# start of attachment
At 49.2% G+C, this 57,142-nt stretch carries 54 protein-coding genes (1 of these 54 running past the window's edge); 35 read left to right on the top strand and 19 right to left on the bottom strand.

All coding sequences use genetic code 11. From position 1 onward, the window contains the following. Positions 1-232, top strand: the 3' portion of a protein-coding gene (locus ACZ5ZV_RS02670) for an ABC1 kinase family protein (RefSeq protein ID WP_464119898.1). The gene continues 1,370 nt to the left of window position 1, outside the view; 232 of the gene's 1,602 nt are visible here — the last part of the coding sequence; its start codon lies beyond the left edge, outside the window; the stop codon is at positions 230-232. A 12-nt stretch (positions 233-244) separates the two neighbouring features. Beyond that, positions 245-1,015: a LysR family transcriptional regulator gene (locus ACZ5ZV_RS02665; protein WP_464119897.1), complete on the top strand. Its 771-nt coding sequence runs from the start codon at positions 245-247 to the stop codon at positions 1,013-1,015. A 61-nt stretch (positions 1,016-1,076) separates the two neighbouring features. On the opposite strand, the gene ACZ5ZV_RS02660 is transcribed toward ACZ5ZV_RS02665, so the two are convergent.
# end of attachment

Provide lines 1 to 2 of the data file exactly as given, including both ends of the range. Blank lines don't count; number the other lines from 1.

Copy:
At 49.2% G+C, this 57,142-nt stretch carries 54 protein-coding genes (1 of these 54 running past the window's edge); 35 read left to right on the top strand and 19 right to left on the bottom strand.

All coding sequences use genetic code 11. From position 1 onward, the window contains the following. Positions 1-232, top strand: the 3' portion of a protein-coding gene (locus ACZ5ZV_RS02670) for an ABC1 kinase family protein (RefSeq protein ID WP_464119898.1). The gene continues 1,370 nt to the left of window position 1, outside the view; 232 of the gene's 1,602 nt are visible here — the last part of the coding sequence; its start codon lies beyond the left edge, outside the window; the stop codon is at positions 230-232. A 12-nt stretch (positions 233-244) separates the two neighbouring features. Beyond that, positions 245-1,015: a LysR family transcriptional regulator gene (locus ACZ5ZV_RS02665; protein WP_464119897.1), complete on the top strand. Its 771-nt coding sequence runs from the start codon at positions 245-247 to the stop codon at positions 1,013-1,015. A 61-nt stretch (positions 1,016-1,076) separates the two neighbouring features. On the opposite strand, the gene ACZ5ZV_RS02660 is transcribed toward ACZ5ZV_RS02665, so the two are convergent.